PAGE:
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Assessing the Severity of Your Head Pain

By: Ian Murnaghan BSc (hons), MSc - Updated: 14 Sep 2010 | comments*Discuss
 
Assessing The Severity Of Your Head Pain

Head pain varies for each of us and it differs even more in how subjective each evaluation will be for the pain. Pain that is considered mild by one person could be considered severe by another individual. Migraines are also in another pain class as well, namely because they are more than just a headache. Migraines tend to range from moderate to severe pain and they can limit activities and essentially incapacitate a person due to the pain and accompanying symptoms.

Measuring the severity of head pain is a challenging and difficult process, mostly because it is difficult to come up with a tool that is consistent and scientifically accurate. The burden of reporting the pain is on the sufferer. For migraines and other headaches, the intensity of the pain tends to be the dominant aspect of the condition. Still, there are ways to assess the severity of head pain that can help you to monitor your head pain as well as helping your doctor to understand the impact of headaches or migraines on your daily life.

Using A Ten-Point Pain Scale

A ten-point pain scale is a common one and while it can seem more complicated than a five-point pain scale, it does leave more scope for describing the pain. However, challenges of a ten-point scale mean that it is extremely subjective to the extent that a sufferer may question whether a headache or migraine yesterday that was a seven may still seem different than a headache today that was initially given the same rating. A sufferer could also wonder about ranking a headache or migraine as a ten. He or she may wonder if by assigning a ten to the headache, this is indicating that the pain can't get any worse.

The Mayo Clinic has a Chronic Pain book that is a helpful reference point for assessing pain. It does use a ten-point scale, where zero refers to no pain at all and ten is extreme pain that is intolerable. The scale is as follows:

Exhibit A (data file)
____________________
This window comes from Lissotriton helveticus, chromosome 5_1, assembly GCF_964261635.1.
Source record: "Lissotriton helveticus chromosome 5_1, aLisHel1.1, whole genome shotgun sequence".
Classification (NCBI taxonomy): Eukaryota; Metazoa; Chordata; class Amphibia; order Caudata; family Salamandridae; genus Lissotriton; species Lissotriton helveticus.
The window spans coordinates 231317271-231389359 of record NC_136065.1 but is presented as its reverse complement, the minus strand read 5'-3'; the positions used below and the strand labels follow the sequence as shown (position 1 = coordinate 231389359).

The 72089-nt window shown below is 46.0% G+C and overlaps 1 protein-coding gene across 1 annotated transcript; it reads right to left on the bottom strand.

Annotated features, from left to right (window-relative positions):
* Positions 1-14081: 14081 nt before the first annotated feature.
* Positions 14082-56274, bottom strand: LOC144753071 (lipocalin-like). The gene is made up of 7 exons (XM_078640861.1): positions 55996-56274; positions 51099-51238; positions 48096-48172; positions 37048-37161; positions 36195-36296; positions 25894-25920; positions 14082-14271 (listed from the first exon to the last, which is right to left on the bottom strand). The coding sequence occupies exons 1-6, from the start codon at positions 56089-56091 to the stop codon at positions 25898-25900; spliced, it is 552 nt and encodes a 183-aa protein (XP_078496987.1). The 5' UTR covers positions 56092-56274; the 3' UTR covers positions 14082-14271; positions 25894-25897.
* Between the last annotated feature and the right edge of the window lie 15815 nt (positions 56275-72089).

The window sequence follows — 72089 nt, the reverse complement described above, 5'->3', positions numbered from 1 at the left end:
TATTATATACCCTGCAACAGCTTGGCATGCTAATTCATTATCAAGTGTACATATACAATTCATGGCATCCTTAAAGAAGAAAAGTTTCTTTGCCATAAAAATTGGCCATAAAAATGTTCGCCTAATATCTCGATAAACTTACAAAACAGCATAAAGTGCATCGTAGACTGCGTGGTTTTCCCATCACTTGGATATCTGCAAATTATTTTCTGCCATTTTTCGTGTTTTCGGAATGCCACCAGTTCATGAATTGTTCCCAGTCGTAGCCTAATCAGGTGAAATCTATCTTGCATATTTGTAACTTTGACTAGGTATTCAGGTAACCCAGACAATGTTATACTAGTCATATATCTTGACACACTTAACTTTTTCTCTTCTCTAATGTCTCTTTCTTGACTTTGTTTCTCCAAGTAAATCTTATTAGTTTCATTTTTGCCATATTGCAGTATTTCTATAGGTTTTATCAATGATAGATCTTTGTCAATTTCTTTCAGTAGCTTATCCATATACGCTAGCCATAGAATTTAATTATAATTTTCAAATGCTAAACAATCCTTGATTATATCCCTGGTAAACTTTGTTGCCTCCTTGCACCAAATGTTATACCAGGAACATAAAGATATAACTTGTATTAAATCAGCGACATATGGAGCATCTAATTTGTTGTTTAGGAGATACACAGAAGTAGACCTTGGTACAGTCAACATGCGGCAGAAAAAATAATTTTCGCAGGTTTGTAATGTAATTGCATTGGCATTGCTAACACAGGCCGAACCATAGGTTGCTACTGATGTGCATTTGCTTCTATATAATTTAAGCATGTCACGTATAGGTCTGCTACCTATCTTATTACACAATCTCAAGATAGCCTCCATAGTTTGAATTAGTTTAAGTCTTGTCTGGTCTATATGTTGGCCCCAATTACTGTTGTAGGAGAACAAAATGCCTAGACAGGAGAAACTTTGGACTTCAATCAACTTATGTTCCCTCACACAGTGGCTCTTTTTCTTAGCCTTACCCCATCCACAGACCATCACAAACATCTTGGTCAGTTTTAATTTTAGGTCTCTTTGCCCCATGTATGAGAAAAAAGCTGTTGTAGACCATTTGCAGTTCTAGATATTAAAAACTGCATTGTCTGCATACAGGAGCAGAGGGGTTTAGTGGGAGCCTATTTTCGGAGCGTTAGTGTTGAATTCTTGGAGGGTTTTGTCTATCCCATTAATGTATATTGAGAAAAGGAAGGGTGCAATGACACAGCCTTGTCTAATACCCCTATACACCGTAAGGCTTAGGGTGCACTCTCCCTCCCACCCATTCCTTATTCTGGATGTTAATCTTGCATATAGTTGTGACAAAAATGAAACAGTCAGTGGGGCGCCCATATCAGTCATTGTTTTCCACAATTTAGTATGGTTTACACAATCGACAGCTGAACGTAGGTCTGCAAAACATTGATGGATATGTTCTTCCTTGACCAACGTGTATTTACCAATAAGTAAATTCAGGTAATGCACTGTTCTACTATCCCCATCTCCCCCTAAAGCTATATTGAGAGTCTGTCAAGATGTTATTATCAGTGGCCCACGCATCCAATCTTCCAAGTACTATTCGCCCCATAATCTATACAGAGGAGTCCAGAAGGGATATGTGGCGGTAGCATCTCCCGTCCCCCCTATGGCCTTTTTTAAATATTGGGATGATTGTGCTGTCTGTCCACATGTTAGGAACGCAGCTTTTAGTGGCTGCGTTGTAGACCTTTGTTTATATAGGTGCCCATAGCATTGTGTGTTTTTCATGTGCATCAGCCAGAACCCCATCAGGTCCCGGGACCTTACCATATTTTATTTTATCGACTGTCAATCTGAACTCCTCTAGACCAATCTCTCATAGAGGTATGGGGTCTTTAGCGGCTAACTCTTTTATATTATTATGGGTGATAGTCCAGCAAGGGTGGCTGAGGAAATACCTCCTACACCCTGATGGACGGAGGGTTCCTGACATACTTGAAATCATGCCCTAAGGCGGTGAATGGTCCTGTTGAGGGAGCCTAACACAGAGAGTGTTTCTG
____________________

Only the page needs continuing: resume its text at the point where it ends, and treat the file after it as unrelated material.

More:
• 0-1 No pain
  • 2-3 Mild pain
  • 4-5 Discomforting - moderate pain
  • 6-7 Distressing - severe pain
  • 8-9 Intense - very severe pain
  • 10 Unbearable pain

Creating Your Own Scale

While most of us are familiar with being told by doctors and other health professionals how we should go about explaining or assessing our pain, it can actually be helpful to create your own pain scale. By creating your own pain scale, you will cater to your specific headache needs and you can help to reduce some of the subjectivity of rating pain according to a pre-made scale. You can monitor your headaches or migraines over time to assess if the pattern of pain has improved from treatment. In fact, you can even share the scale with your physician. In this way, your doctor can hopefully get a better sense of the intensity of your migraines or headaches.

Coping With Head Pain

Sometimes, it ends up being a fact of life that we must cope with a certain level of pain. While there are migraine treatments available, they may not completely eliminate migraines from your life although you can reduce their frequency and decrease their severity. Nobody should suffer from extreme, debilitating head pain but an acceptance of a smaller level of pain can actually be helpful to relieve some of the stress and frustration around treatments that do not work for your particular headaches or migraines. Obtaining support from friends and family can be beneficial to help you cope with head pain. Either way, progress is one of the most positive things when it comes to treating headaches and migraines. While you may continue your struggle to some degree with your head pain, using a pain scale can at least show you when you are experiencing some relief and the intensity of your pain has gone down.

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